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Herodotus, The Histories (ed. A. D. Godley), Book 8, chapter 22 (search)
Themistocles, however, picked out the seaworthiest Athenian ships and made his way to the places where drinking water could be found. Here he engraved on the rocks words which the Ionians read on the next day when they came to Artemisium. This was what the writing said: “Men of Ionia, you do wrongly to fight against the land of your fathers and bring slavery upon Hellas. It would best for you to join yourselves to us, but if that should be impossible for you, then at least now withdraw from the war, and entreat the Carians to do the same as you. If neither of these things may be and you are fast bound by such constraint that you cannot rebel, yet we ask you not to use your full strength in the day of battle. Remember that you are our sons and that our quarrel with the barbarian was of your making in the beginning.” To my thinking Themistocles wrote this with a double intent, namely that if the king knew nothing of the writing, it might induce the Ionians to change sides and join with
Herodotus, The Histories (ed. A. D. Godley), Book 8, chapter 109 (search)
unate chance that we owe ourselves and Hellas, and have driven away so mighty a band of enemies—let us not pursue men who flee, for it is not we who have won this victory, but the gods and the heroes, who deemed Asia and Europe too great a realm for one man to rule, and that a wicked man and an impious one who dealt alike with temples and bones, burning and overthrowing the images of the gods,—yes, and one who scourged the sea and threw fetters into it. But as it is well with us for the moment, let us abide now in Hellas and take thought for ourselves and our households. Let us build our houses again and be diligent in sowing, when we have driven the foreigner completely away. Then when the next spring comes, let us set sail for the Hellespont and Ionia.” This he said with intent to have something to his credit with the Persian, so that he might have a place of refuge if ever (as might chance) he should suffer anything at the hands of the Athenians—and just that did in fact h
Herodotus, The Histories (ed. A. D. Godley), Book 8, chapter 130 (search)
phew Ithamitres to have a share in the command. But by reason of the heavy blow dealt them they went no further out to sea westwards, nor did anyone insist that they should so do. They did, however, lie off Samos keeping watch against a revolt in Ionia. The whole number of their ships, Ionian and other, was three hundred. In truth they did not expect that the Greeks would come to Ionia, but rather that they would be content to guard their own country. This they thought because the Greeks had nod come to Ionia, but rather that they would be content to guard their own country. This they thought because the Greeks had not pursued them when they fled from Salamis, but had been glad to be quit of them. In regard to the sea, the Persians were at heart beaten men, but they supposed that on land Mardonius would easily prevail. So they were at Samos, and there planned to do what harm they could to their enemies and to listen in the interim for news of how Mardonius' affairs were proceeding.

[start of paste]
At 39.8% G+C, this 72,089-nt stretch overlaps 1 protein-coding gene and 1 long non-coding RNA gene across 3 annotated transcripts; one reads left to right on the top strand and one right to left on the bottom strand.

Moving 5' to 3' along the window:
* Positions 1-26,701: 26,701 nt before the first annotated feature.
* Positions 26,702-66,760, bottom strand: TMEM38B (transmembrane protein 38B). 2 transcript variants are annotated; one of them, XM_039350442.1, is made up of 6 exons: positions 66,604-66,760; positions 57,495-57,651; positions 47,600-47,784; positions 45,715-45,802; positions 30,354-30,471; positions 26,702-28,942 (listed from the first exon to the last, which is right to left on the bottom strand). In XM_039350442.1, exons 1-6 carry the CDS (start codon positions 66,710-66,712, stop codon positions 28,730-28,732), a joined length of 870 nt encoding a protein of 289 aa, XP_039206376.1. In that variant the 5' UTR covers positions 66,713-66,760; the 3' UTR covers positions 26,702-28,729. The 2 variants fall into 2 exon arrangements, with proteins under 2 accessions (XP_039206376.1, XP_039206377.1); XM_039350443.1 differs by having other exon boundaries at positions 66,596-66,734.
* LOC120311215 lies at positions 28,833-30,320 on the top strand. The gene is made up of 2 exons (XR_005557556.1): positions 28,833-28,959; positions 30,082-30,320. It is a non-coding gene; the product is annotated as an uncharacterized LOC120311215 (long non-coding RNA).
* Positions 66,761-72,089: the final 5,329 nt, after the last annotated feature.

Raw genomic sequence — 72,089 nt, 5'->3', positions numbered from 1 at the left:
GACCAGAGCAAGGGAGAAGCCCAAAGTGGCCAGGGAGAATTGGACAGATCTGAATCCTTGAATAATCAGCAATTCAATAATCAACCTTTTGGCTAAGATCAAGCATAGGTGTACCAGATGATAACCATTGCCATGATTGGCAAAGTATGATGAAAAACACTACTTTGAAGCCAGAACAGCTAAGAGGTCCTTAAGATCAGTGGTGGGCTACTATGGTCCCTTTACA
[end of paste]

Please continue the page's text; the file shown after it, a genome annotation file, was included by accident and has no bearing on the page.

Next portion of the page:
Herodotus, The Histories (ed. A. D. Godley), Book 8, chapter 132 (search)
When all the ships had arrived at Aegina, there came to the Greek quarters messengers from the Ionians, the same who a little while before that had gone to Sparta and entreated the Lacedaemonians to free Ionia. One of these was Herodotus the son of Basileides. These, who at first were seven, made a faction and conspired to slay Strattis, the tyrant of Chios, but when their conspiracy became known, one of the accomplices having revealed their enterprise, the six who remained got them secretly out of Chios, from where they went to Sparta and now to Aegina, entreating the Greeks to sail to Ionia. The Greeks took them as far as Delos, and that not readily, for they, having no knowledge of those parts and thinking that armed men were everywhere, feared all that lay beyond. They supposed too that Samos was no nearer to them than the Pillars of Heracles. So it happened that the barbarians were too disheartened to dare to sail farther west than Samos, while at the same time the Greeks dared
Herodotus, The Histories (ed. A. D. Godley), Book 9, chapter 90 (search)
Now on the same day when the Persians were so stricken at Plataea, it so happened that they suffered a similar fate at Mykale in Ionia. When the Greeks who had come in their ships with Leutychides the Lacedaemonian were encamped at Delos, certain messengers came to them there from Samos, Lampon of Thrasycles, Athenagoras son of Archestratides, and Hegesistratus son of Aristagoras. The Samians had sent these, keeping their despatch secret from the Persians and the tyrant Theomestor son of Androdamas, whom the Persians had made tyrant of Samos. When they came before the generals, Hegesistratus spoke long and vehemently: “If the Ionians but see you,” he said, “they will revolt from the Persians, and the barbarians will not remain; but if they do remain, you will have such a prey as never again. “ He begged them in the name of the gods of their common worship to deliver Greeks from slavery and drive the barbarian away. That, he said, would be an easy matter for them, “for the Persian